Forty years after his Open Championship win at Royal St. George’s, Bill “Buck” Rogers takes us through his major championship experiences, including that victory in 1981 when he was the PGA Tour Player of the Year and winner of seven events around the world. He gave David Graham a run at Merion in the 1981 U.S. Open and was in the final group with Tom Watson at Pebble Beach in 1982. Ben Crenshaw had to talk him into playing the British Open and he almost missed his tee-time in the first round. Facing adversity on the final day, he recovered from a double on the 7th to make that famous walk to the 18th green to claim the Claret Jug. Hear how the obligations that came with being a winner ultimately extinguished Bill’s passion for the game as he tells us his life story, “FORE the Good of the Game”.
Bill Rogers is a Texan through and through, but he spent parts of his childhood on military bases in Germany and Morocco and the international theme continued into his golf career.
He played in the Walker Cup in 1973 and quickly became a consistent money winner on the PGA Tour. His two greatest victories, however, came in Britain. In 1979 he eliminated Sandy Lyle before beating Isao Aoki in the final to win the World Match Play Championship at Wentworth.
PGA Player of the Year in 1971, he won seven times around the world, including the World Series of Golf in America, twice in Australia and once in Japan. He was runner-up to David Graham in the US Open at Merion and then won The Open at Royal St George’s.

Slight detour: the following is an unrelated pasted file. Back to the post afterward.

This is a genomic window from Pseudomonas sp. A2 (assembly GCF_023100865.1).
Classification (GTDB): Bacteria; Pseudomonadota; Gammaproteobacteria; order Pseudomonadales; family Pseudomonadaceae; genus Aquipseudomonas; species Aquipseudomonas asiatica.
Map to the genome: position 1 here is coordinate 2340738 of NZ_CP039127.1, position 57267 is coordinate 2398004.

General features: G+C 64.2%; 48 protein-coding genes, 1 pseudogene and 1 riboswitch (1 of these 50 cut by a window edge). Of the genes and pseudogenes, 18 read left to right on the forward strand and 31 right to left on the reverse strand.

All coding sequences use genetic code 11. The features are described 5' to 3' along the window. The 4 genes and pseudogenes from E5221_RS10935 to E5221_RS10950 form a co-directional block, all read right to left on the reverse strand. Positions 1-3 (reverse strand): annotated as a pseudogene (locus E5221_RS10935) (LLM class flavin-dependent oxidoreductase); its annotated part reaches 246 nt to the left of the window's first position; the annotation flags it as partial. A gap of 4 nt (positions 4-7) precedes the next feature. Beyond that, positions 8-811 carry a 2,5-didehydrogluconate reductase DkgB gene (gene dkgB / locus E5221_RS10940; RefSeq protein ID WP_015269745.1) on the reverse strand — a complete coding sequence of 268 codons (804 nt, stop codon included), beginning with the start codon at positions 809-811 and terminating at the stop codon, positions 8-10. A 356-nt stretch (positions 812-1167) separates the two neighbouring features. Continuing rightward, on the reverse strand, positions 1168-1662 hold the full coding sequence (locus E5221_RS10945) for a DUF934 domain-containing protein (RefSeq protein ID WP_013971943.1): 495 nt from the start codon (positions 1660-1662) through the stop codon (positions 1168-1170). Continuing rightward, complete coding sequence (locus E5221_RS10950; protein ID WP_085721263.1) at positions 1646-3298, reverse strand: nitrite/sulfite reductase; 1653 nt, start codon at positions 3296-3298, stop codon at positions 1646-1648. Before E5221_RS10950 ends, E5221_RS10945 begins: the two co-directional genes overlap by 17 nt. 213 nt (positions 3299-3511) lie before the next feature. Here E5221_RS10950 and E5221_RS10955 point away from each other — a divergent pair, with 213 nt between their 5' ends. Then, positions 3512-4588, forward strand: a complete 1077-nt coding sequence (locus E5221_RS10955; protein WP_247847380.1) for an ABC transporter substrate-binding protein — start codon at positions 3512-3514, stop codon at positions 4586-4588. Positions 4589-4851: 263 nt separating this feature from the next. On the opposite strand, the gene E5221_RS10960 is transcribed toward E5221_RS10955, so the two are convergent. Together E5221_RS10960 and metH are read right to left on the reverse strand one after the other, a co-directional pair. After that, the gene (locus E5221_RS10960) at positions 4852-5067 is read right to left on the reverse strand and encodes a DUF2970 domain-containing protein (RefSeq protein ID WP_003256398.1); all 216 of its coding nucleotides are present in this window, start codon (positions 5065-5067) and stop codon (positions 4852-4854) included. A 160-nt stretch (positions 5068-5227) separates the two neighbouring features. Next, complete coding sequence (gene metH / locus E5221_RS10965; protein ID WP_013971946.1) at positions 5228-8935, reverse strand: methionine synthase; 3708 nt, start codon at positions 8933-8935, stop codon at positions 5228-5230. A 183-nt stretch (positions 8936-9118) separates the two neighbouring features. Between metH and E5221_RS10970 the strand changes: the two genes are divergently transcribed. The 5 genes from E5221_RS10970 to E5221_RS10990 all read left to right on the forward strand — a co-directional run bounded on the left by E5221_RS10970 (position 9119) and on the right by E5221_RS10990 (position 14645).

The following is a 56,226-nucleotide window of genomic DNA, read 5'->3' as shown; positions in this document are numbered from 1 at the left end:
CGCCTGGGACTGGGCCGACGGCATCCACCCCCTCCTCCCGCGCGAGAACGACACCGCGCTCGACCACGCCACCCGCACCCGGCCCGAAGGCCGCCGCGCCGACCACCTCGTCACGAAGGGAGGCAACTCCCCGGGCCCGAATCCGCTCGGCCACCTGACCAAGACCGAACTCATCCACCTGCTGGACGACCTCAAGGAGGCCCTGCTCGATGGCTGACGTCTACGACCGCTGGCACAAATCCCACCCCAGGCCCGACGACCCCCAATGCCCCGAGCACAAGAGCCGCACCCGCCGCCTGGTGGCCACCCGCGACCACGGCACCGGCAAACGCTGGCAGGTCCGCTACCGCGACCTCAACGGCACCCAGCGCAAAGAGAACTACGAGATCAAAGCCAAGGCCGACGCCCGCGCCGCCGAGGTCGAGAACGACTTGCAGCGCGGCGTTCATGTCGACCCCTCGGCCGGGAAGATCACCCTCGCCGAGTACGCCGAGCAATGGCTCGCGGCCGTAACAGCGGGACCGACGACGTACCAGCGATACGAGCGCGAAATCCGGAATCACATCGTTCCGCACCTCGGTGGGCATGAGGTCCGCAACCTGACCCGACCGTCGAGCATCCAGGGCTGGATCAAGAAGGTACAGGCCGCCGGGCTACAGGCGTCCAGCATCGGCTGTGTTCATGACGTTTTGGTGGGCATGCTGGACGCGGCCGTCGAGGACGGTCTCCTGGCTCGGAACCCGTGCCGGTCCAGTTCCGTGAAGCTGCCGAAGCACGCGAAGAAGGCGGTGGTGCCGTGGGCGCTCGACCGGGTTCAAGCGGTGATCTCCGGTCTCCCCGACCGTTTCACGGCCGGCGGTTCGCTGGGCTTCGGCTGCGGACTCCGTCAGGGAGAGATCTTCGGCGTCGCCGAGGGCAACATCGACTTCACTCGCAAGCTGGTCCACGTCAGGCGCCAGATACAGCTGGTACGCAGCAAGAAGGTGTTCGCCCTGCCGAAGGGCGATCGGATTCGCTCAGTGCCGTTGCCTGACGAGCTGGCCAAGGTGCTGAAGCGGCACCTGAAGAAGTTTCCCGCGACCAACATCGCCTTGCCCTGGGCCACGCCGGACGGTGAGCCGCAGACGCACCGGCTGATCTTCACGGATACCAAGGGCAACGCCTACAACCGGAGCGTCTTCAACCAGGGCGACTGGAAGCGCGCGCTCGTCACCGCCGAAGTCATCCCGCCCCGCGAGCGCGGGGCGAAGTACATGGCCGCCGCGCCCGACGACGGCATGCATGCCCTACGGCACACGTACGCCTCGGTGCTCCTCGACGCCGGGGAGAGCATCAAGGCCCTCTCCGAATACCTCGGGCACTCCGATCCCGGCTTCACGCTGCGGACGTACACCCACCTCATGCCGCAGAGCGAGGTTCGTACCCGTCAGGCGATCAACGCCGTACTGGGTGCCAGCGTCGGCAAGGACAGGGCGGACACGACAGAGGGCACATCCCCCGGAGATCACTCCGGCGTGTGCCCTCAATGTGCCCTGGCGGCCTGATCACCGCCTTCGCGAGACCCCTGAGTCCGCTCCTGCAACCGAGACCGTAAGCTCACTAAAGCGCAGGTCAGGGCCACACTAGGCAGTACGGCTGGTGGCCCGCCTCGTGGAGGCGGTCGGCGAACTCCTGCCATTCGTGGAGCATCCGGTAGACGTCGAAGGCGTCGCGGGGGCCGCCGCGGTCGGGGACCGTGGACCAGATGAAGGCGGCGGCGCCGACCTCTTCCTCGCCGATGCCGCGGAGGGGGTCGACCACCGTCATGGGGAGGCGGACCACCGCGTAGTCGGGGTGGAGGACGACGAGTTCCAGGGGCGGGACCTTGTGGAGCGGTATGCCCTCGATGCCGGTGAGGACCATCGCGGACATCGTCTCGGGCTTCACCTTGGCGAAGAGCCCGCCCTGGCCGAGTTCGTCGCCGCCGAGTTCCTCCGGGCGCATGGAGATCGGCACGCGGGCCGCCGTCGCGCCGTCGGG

It was his second appearance in The Open and he had to be persuaded to play by his friend and fellow Texan Ben Crenshaw. The pair were first and second after two days but while Crenshaw slumped to a 76 in the third round, Rogers followed up his 66 of the previous day with a 67 to lead by five strokes.
A double bogey at the seventh in the final round brought Bernhard Langer within one stroke but three birdies in four holes from the ninth put the American comfortably ahead again. He won by four from Langer and by seven from Ray Floyd and Mark James.
A year later he was third behind Tom Watson and Jack Nicklaus at the US Open and he was eighth in the 1983 Open at Birkdale but that was the last time he made the cut.
In 1988 he retired from tournament golf having burned himself out playing in events around the world. He has been based in San Antonio ever since, as a club professional, golf course designer and college coach.